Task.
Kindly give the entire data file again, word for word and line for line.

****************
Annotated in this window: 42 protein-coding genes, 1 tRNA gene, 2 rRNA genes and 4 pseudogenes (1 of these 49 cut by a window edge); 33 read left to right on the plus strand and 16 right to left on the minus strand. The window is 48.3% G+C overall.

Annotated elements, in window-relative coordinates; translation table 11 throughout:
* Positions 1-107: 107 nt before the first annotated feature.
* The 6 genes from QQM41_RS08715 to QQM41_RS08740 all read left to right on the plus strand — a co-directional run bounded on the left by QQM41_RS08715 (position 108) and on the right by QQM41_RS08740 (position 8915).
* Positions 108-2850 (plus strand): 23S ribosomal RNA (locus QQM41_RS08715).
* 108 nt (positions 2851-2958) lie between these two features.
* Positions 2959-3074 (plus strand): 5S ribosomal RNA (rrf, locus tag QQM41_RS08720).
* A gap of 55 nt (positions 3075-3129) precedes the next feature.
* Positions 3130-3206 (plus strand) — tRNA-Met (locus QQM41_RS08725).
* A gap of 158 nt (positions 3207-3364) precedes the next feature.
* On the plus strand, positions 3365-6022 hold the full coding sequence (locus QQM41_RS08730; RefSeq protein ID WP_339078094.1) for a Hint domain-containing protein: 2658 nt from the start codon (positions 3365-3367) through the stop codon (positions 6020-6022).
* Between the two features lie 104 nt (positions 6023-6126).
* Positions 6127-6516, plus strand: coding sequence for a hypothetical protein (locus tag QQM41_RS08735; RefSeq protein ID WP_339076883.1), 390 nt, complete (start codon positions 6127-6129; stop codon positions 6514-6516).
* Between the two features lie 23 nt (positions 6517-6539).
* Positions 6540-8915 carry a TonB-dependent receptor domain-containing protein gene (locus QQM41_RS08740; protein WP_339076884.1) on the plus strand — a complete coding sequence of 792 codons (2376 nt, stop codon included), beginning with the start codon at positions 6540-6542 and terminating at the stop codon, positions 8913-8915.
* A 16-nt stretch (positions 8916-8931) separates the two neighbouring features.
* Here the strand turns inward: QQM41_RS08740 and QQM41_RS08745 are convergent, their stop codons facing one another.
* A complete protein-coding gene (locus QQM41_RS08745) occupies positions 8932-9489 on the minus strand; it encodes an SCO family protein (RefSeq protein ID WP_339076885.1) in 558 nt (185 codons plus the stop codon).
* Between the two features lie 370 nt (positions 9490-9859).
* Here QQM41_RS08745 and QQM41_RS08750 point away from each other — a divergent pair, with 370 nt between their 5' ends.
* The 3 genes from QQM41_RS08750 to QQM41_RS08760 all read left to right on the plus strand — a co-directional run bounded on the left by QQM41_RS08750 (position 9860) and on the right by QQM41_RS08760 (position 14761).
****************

Annotated in this window: 42 protein-coding genes, 1 tRNA gene, 2 rRNA genes and 4 pseudogenes (1 of these 49 cut by a window edge); 33 read left to right on the plus strand and 16 right to left on the minus strand. The window is 48.3% G+C overall.

Annotated elements, in window-relative coordinates; translation table 11 throughout:
* Positions 1-107: 107 nt before the first annotated feature.
* The 6 genes from QQM41_RS08715 to QQM41_RS08740 all read left to right on the plus strand — a co-directional run bounded on the left by QQM41_RS08715 (position 108) and on the right by QQM41_RS08740 (position 8915).
* Positions 108-2850 (plus strand): 23S ribosomal RNA (locus QQM41_RS08715).
* 108 nt (positions 2851-2958) lie between these two features.
* Positions 2959-3074 (plus strand): 5S ribosomal RNA (rrf, locus tag QQM41_RS08720).
* A gap of 55 nt (positions 3075-3129) precedes the next feature.
* Positions 3130-3206 (plus strand) — tRNA-Met (locus QQM41_RS08725).
* A gap of 158 nt (positions 3207-3364) precedes the next feature.
* On the plus strand, positions 3365-6022 hold the full coding sequence (locus QQM41_RS08730; RefSeq protein ID WP_339078094.1) for a Hint domain-containing protein: 2658 nt from the start codon (positions 3365-3367) through the stop codon (positions 6020-6022).
* Between the two features lie 104 nt (positions 6023-6126).
* Positions 6127-6516, plus strand: coding sequence for a hypothetical protein (locus tag QQM41_RS08735; RefSeq protein ID WP_339076883.1), 390 nt, complete (start codon positions 6127-6129; stop codon positions 6514-6516).
* Between the two features lie 23 nt (positions 6517-6539).
* Positions 6540-8915 carry a TonB-dependent receptor domain-containing protein gene (locus QQM41_RS08740; protein WP_339076884.1) on the plus strand — a complete coding sequence of 792 codons (2376 nt, stop codon included), beginning with the start codon at positions 6540-6542 and terminating at the stop codon, positions 8913-8915.
* A 16-nt stretch (positions 8916-8931) separates the two neighbouring features.
* Here the strand turns inward: QQM41_RS08740 and QQM41_RS08745 are convergent, their stop codons facing one another.
* A complete protein-coding gene (locus QQM41_RS08745) occupies positions 8932-9489 on the minus strand; it encodes an SCO family protein (RefSeq protein ID WP_339076885.1) in 558 nt (185 codons plus the stop codon).
* Between the two features lie 370 nt (positions 9490-9859).
* Here QQM41_RS08745 and QQM41_RS08750 point away from each other — a divergent pair, with 370 nt between their 5' ends.
* The 3 genes from QQM41_RS08750 to QQM41_RS08760 all read left to right on the plus strand — a co-directional run bounded on the left by QQM41_RS08750 (position 9860) and on the right by QQM41_RS08760 (position 14761).